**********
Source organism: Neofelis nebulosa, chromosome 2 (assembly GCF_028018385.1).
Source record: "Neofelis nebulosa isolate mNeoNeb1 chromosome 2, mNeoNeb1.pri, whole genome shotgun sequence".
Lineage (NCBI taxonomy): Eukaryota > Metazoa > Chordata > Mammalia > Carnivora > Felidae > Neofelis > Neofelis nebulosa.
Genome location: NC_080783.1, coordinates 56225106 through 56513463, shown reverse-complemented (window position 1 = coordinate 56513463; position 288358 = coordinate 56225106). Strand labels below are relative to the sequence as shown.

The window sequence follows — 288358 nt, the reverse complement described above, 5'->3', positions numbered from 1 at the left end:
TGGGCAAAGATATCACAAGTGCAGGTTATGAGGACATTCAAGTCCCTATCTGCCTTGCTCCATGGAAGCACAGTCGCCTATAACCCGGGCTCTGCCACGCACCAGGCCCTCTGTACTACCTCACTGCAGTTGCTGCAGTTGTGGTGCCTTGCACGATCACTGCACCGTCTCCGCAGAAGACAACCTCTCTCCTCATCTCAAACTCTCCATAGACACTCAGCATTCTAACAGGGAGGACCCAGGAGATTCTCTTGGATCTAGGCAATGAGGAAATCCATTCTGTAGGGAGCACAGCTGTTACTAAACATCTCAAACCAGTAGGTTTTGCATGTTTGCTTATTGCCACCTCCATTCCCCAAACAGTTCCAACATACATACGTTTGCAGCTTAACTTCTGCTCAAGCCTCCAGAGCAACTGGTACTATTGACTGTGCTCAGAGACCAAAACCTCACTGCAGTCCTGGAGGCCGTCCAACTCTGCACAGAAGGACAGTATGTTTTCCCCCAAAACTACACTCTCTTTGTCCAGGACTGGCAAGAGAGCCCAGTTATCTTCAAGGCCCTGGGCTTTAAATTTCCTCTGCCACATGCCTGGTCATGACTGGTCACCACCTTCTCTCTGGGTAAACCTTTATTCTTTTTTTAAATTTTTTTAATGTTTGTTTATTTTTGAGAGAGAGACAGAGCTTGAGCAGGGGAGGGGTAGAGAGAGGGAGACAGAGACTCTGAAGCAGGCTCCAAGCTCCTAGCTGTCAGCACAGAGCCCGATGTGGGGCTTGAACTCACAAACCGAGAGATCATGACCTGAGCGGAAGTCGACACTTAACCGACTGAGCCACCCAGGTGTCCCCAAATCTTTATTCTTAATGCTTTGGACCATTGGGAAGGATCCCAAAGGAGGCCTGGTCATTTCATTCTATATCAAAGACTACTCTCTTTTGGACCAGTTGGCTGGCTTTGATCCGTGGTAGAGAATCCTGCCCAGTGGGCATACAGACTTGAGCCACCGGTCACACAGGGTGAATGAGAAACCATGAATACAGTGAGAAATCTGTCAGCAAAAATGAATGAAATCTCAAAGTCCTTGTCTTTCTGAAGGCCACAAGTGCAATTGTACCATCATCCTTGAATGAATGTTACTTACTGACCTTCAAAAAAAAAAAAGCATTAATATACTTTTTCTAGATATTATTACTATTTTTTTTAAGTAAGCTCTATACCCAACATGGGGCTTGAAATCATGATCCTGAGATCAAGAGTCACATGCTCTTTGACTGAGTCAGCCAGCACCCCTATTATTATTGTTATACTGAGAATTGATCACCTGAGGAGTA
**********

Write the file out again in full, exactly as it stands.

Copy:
Source organism: Neofelis nebulosa, chromosome 2 (assembly GCF_028018385.1).
Source record: "Neofelis nebulosa isolate mNeoNeb1 chromosome 2, mNeoNeb1.pri, whole genome shotgun sequence".
Lineage (NCBI taxonomy): Eukaryota > Metazoa > Chordata > Mammalia > Carnivora > Felidae > Neofelis > Neofelis nebulosa.
Genome location: NC_080783.1, coordinates 56225106 through 56513463, shown reverse-complemented (window position 1 = coordinate 56513463; position 288358 = coordinate 56225106). Strand labels below are relative to the sequence as shown.

The window sequence follows — 288358 nt, the reverse complement described above, 5'->3', positions numbered from 1 at the left end:
TGGGCAAAGATATCACAAGTGCAGGTTATGAGGACATTCAAGTCCCTATCTGCCTTGCTCCATGGAAGCACAGTCGCCTATAACCCGGGCTCTGCCACGCACCAGGCCCTCTGTACTACCTCACTGCAGTTGCTGCAGTTGTGGTGCCTTGCACGATCACTGCACCGTCTCCGCAGAAGACAACCTCTCTCCTCATCTCAAACTCTCCATAGACACTCAGCATTCTAACAGGGAGGACCCAGGAGATTCTCTTGGATCTAGGCAATGAGGAAATCCATTCTGTAGGGAGCACAGCTGTTACTAAACATCTCAAACCAGTAGGTTTTGCATGTTTGCTTATTGCCACCTCCATTCCCCAAACAGTTCCAACATACATACGTTTGCAGCTTAACTTCTGCTCAAGCCTCCAGAGCAACTGGTACTATTGACTGTGCTCAGAGACCAAAACCTCACTGCAGTCCTGGAGGCCGTCCAACTCTGCACAGAAGGACAGTATGTTTTCCCCCAAAACTACACTCTCTTTGTCCAGGACTGGCAAGAGAGCCCAGTTATCTTCAAGGCCCTGGGCTTTAAATTTCCTCTGCCACATGCCTGGTCATGACTGGTCACCACCTTCTCTCTGGGTAAACCTTTATTCTTTTTTTAAATTTTTTTAATGTTTGTTTATTTTTGAGAGAGAGACAGAGCTTGAGCAGGGGAGGGGTAGAGAGAGGGAGACAGAGACTCTGAAGCAGGCTCCAAGCTCCTAGCTGTCAGCACAGAGCCCGATGTGGGGCTTGAACTCACAAACCGAGAGATCATGACCTGAGCGGAAGTCGACACTTAACCGACTGAGCCACCCAGGTGTCCCCAAATCTTTATTCTTAATGCTTTGGACCATTGGGAAGGATCCCAAAGGAGGCCTGGTCATTTCATTCTATATCAAAGACTACTCTCTTTTGGACCAGTTGGCTGGCTTTGATCCGTGGTAGAGAATCCTGCCCAGTGGGCATACAGACTTGAGCCACCGGTCACACAGGGTGAATGAGAAACCATGAATACAGTGAGAAATCTGTCAGCAAAAATGAATGAAATCTCAAAGTCCTTGTCTTTCTGAAGGCCACAAGTGCAATTGTACCATCATCCTTGAATGAATGTTACTTACTGACCTTCAAAAAAAAAAAAGCATTAATATACTTTTTCTAGATATTATTACTATTTTTTTTAAGTAAGCTCTATACCCAACATGGGGCTTGAAATCATGATCCTGAGATCAAGAGTCACATGCTCTTTGACTGAGTCAGCCAGCACCCCTATTATTATTGTTATACTGAGAATTGATCACCTGAGGAGTA